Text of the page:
All Six Motors for the Mountain Wheelchair are Working

There were a couple of tasks that had been causing me a bit of a mental block and preventing progress with the mountain wheelchair so it’s really pleasing to have them ‘done and dusted’ so that I can get back to it.

One task was to disassemble all of the wheels, make some modifications and then reassemble them all. Having done this, all of the spokes in the wheel rims are sitting far better than they were before.

The other task was to change and re-wire the connectors on all of the controllers and motors. Having done this, I could finally go ahead and get all six motors wired up:

As Ada said in the video, there are many things which need doing in terms of wiring for the wheelchair, but it is an enormous relief to see all six motors turning and relieve myself of the concerns I’d been having. It shouldn’t be long now before I start building the rocker-bogie for the wheelchair frame…

Words of Encouragement for the Mountain Wheelchair

As I’ve said many times before, my engineering background is extremely limited, yet this mountain wheelchair project demands experience in a wide range of engineering disciplines. As such, I have needed to spend considerable time in online forums seeking advice from people with more experience than myself. The forums, and the advice received, have been instrumental and I would not have been able to get this far without them. That being said, at times, some of the feedback I’ve received has been a little disheartening. For example:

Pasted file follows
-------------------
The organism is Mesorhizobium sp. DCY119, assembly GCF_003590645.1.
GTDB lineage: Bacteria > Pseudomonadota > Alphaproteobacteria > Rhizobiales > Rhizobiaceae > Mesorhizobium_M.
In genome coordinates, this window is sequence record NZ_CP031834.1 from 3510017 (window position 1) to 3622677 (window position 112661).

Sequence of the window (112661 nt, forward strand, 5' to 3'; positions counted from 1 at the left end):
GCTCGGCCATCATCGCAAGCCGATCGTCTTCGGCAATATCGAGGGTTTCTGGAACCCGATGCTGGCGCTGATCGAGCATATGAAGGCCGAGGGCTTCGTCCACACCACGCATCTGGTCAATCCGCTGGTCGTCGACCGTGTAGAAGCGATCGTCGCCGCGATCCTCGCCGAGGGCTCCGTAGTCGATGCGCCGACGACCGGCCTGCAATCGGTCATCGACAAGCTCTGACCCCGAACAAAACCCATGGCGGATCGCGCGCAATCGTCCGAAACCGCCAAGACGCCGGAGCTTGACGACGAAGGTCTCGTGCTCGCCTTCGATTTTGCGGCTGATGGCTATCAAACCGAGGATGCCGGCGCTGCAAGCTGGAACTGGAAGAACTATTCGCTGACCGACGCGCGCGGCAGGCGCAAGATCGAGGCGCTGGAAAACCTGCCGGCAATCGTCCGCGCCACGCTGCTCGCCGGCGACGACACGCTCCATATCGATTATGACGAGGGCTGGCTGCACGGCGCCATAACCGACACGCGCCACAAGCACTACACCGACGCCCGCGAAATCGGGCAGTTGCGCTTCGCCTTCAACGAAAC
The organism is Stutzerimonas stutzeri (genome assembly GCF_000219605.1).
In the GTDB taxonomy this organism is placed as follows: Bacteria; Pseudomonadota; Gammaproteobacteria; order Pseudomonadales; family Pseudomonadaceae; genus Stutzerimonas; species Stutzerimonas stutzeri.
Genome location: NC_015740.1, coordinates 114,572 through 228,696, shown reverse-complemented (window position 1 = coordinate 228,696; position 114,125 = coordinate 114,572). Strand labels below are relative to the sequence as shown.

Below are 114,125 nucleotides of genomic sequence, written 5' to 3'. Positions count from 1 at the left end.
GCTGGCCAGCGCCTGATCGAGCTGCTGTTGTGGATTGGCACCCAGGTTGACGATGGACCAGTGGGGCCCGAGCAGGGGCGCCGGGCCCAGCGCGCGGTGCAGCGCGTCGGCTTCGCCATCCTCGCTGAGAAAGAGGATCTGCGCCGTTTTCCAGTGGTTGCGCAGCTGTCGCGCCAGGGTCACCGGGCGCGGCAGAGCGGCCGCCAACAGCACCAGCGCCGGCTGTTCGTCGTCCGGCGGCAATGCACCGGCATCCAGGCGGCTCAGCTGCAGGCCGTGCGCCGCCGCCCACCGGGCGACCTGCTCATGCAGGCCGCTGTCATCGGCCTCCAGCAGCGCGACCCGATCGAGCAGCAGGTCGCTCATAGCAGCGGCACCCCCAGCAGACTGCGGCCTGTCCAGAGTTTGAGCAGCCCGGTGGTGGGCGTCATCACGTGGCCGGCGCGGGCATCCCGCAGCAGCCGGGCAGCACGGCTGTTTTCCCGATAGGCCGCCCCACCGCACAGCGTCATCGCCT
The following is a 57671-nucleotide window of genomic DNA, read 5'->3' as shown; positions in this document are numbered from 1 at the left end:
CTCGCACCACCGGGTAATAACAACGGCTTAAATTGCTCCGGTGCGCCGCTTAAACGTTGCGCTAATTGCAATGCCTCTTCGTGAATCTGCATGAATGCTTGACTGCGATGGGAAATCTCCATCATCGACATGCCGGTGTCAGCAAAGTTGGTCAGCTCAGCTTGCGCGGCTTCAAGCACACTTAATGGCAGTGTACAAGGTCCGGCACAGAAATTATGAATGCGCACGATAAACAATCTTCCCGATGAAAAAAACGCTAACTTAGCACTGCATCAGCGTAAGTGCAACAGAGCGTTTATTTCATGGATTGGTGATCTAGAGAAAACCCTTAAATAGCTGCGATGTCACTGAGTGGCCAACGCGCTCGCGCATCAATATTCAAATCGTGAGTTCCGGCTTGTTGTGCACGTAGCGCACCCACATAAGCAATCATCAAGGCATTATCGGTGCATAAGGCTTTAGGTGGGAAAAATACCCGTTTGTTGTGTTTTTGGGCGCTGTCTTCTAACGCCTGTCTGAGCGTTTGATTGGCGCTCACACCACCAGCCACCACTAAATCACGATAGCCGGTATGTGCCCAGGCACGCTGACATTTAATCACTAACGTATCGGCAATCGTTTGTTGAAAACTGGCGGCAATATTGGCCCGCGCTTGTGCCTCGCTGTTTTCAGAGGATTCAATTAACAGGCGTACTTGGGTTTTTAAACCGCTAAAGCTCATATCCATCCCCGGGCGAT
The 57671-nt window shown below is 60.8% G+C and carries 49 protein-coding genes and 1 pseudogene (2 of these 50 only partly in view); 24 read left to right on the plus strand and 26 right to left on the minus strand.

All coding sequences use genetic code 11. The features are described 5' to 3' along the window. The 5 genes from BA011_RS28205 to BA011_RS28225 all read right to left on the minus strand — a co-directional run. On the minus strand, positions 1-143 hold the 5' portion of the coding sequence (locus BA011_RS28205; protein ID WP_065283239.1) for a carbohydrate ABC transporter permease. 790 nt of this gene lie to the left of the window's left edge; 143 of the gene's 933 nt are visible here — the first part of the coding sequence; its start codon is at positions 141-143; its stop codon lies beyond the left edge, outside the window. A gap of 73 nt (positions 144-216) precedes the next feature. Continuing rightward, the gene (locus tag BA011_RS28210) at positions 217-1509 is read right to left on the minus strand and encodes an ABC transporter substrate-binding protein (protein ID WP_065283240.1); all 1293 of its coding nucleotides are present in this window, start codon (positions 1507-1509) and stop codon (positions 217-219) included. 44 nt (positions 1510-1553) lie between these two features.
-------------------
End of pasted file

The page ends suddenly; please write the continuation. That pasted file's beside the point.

“I don’t think I would let my daughter climb up a path like that in a vehicle on wheels and especially knowing she would need to roll down again”.

“Are you really planning on letting your daughter descent those steep parts on 6 bicycle disk brakes all the way down?  That will be a workshop with a ‘steep’ learning curve in down hill biking”.

“The more I think this through the more I dislike the idea. Especially as you don’t seem to be very knowledgeable in this area (neither am I BTW) so it looks like this might end in tears. Please rethink this challenge and don’t risk your daughters health or worse with what seems a noble cause”.

Whilst I’m able to shrug these comments off with what might be considered determined ignorance, Ada on the other hand hasn’t yet developed this skill and comments like this have somewhat diminished her sense of hope in the project.

Although these comments have no impact on my desire to keep pushing on,  I have of late been coming home from work completely exhausted and finding it difficult to keep working on the wheelchair.

To try and reduce my workload, I had been questioning how useful this blog is. I mean, who actually reads it anyway?  Less time blogging means more time for building right?

As chance would have it, just as thoughts of discontinuing the blog were starting to run through my mind, in quick succession we received a number of messages through our Facebook page. For example: